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Review of Frieze Masters

The differences between Frieze London and Frieze Masters are undoubtedly the atmosphere in which they are housed and the context and authorship of the work presented. The luxurious serenity that one is greeted with at Frieze Masters means that there are fewer and more intimate crowds catching up and working in a secluded manner. Prevailing all around is a great sense of maturity as a calm wave of reflection and consideration infects the people and the space. The galleries here are not so much interested in selling and examining their standing within the art world but merely to allow a serene appreciation of the work they have to offer. Unlike Frieze London, Frieze Masters is a showcase for art from history. Surprisingly a great deal of the work is Pop Art which unstably cushions itself within the established spiritual silence constructed specifically for the benefit of the viewers as they perpetually gaze into the uncontested works of genius. This allures to the question: can Pop Artists be considered “masters”? The titling of the fair appears to heavily reference Old Masters, who were European and worked before the 19th century. This will inevitably split audiences, but intriguingly one cannot deny Pop Art’s importance and transgressing nature within the history of modern art.

A lesser known figure head of the Pop Art movement in New York in the 60’s, Rosenquist’s The Facet (1978) is one of the first dissections of commercial society, in its fauvist glory, to be seen upon entering. Incredibly, it does not seem out of place. It depicts stacks of chinaware in the top panel split by a man’s hand being held by a woman’s affectionately. Away from the obvious connotations of a date or romantic occasion, could it now take on the context of the deals taking place between the galleries and dealers who flirt with prospective collectors providing magnums of champagne and intimate body language? One must certainly feel that there is an element of romance in the buying and selling of art that entails a thrilling game of cat and mouse so tense it parallels a mating ritual.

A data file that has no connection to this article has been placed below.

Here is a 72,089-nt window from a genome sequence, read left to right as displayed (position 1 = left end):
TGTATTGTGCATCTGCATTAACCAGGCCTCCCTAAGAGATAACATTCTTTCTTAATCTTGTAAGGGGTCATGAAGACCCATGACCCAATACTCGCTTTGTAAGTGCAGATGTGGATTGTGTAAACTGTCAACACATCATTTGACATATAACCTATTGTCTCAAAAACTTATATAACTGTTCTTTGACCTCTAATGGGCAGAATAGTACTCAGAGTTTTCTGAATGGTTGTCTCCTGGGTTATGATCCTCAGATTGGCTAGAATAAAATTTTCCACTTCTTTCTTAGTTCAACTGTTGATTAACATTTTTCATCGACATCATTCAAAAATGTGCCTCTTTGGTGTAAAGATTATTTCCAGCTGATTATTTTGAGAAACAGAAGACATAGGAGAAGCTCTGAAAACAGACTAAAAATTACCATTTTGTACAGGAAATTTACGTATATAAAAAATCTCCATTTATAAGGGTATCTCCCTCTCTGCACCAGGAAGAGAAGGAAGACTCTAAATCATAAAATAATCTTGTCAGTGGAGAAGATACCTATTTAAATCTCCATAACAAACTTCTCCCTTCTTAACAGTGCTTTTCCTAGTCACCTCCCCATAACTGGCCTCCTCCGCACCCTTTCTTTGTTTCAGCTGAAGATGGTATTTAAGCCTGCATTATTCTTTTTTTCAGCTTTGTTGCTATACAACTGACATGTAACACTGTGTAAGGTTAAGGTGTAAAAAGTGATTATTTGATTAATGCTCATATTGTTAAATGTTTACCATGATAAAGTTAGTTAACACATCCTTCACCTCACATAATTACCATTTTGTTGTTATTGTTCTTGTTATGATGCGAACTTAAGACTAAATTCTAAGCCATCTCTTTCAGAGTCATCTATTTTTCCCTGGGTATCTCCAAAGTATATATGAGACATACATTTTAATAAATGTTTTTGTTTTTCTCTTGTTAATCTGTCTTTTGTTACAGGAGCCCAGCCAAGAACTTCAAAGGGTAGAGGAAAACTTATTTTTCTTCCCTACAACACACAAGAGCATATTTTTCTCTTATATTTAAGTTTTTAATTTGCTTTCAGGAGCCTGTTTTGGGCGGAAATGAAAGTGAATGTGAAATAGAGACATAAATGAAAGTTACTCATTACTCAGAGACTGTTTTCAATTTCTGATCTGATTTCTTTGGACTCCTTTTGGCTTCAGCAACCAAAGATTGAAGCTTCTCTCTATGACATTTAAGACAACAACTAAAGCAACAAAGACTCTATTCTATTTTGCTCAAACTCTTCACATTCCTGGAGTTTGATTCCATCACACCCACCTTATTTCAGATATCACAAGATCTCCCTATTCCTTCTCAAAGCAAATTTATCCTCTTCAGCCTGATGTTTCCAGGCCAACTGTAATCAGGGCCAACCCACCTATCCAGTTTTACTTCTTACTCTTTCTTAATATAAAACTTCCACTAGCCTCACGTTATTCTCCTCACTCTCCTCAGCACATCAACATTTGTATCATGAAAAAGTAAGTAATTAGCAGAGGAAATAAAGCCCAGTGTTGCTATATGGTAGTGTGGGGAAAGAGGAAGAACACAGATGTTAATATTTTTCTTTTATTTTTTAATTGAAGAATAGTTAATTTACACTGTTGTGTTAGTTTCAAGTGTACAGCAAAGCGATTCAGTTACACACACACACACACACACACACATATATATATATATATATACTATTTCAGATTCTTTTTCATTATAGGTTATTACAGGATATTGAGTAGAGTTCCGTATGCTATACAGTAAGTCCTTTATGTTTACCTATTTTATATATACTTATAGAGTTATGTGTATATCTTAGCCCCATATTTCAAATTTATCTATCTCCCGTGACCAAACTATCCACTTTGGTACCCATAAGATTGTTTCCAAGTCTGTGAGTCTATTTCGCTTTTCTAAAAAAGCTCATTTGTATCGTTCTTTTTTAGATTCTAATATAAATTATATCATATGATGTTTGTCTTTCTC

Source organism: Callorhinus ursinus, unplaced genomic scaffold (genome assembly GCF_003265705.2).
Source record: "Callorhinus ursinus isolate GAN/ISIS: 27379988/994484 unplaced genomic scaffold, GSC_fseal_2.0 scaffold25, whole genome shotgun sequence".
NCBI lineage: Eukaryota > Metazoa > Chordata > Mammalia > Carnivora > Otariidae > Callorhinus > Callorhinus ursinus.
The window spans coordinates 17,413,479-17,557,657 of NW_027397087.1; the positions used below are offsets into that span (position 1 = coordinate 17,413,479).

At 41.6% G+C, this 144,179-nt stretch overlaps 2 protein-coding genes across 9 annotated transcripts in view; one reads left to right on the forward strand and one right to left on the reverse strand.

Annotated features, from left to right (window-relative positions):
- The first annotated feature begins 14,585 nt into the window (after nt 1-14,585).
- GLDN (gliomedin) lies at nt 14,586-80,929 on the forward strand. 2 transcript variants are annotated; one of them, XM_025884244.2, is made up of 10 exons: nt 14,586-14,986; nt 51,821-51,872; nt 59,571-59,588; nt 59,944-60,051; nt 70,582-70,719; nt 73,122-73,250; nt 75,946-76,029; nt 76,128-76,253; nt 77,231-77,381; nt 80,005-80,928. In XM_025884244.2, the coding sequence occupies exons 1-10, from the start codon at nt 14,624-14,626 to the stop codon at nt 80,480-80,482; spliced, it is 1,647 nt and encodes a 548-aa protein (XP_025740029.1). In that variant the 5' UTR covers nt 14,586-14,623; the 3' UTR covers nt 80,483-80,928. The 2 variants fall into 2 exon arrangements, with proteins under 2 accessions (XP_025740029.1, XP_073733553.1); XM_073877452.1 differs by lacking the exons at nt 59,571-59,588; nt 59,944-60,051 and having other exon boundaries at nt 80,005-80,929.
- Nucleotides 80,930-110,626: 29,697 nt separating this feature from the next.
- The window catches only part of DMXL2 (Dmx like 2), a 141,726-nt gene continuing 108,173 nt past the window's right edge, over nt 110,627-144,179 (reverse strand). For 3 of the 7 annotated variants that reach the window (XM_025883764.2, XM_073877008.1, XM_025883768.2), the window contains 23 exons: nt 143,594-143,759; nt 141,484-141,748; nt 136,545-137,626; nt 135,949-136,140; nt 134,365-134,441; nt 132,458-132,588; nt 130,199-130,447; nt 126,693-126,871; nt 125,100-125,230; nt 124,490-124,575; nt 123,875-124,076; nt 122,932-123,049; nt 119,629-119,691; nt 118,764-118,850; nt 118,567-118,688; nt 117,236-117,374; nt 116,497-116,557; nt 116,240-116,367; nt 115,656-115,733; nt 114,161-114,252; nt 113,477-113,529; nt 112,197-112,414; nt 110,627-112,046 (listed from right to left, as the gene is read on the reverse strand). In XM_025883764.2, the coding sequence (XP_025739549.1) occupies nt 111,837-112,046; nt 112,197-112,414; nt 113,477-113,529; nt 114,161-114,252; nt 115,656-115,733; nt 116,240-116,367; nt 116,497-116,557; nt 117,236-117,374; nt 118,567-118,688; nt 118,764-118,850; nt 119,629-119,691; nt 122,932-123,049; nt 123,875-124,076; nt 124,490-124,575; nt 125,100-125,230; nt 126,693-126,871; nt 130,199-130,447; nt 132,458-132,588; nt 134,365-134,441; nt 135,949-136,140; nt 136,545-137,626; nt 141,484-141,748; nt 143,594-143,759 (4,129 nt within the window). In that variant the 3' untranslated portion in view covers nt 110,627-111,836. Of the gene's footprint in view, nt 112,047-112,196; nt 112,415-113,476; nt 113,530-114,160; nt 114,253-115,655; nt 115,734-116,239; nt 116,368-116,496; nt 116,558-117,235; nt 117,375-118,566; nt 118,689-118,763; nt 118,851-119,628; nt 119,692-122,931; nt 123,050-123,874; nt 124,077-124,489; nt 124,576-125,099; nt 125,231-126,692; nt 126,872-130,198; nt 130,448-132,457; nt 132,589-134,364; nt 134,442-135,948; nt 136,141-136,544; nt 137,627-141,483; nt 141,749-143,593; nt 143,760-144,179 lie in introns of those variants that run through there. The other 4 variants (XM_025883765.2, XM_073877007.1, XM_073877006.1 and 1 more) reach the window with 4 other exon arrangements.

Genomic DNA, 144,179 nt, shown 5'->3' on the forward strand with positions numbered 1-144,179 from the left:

However, at times there is conflict between the aesthetics and situational positioning of the more contemporary works. Noticeable in creating a degree of tension and resentment some of the works portray a surreal sense of isolation. Dan Flavin’s Four Horizontals (To Sonjon) (1963) sits in the middle of light grey wall. The red neon glow seems to dispel everything Frieze Masters would appear to incorporate. The connotations are fantastic as the seedy red light glow, with trashy American road movies, dive bars and advertising in the sex industry, without any literal provocation. The formal relationship between the lights could be deemed as a social abstraction from popular culture or merely an aesthetic choice from Flavin. It resides beautifully within the architecture of the space and that surrounding it. When circumnavigating the space pondering the other works, the geometric shells and frameworks of the gallery space fragment the rows of light harshly. It is with this sudden and constant change in the corner of one’s eye that this piece becomes intensely captivating, creating a wonderful dance between architecture and art.

Despite the large array of Pop Art there is an impeccable selection of paintings, one such painting, Pieter Fransz de Grebber’s Bust of A lady In a Blue Gown, (1652/3) shows brushwork affluently laced with splendour and vigour. It shows a woman’s side profile from the right as she gazes down and across the viewer’s own path of sight, lost, and dead. The greyish white blending surrounds her head and showers her face with a ghostly absence, illustrating to a source of light in front her. As the light falls upon her blue gown the brush strokes become visible and calculatingly expressionistic similar, to Wilhelm Sasnal’s paintings now. For a painting conceived nearly four hundred years ago, Bust of A lady In a Blue Gown seems extremely sophisticated and constructed. However, this might be that after four hundred years of progression and evolution in art and humanity, with lifetimes dedicated to the exploration of aesthetical interpretation has allowed greater analytical qualities to be seen. If so, does that mean in four hundred years, Rosenquist’s The Facet or Flavin’s Four Horizontals (To Sonjon) will be considered and met with a higher calibre of consideration, able to be interpreted in ways unknown to us now? But Frieze Masters is so much more than a playground for intellectual analysis. Frieze Masters is an incredibly powerful symphony of exciting passionate romance, flickers of wild colour and wealth blanketed in graceful maturity.

Will Davie

Credits
1. Frieze Masters 2012, Photograph by Linda Nylind, courtesy of Linda Nylind/ Frieze.

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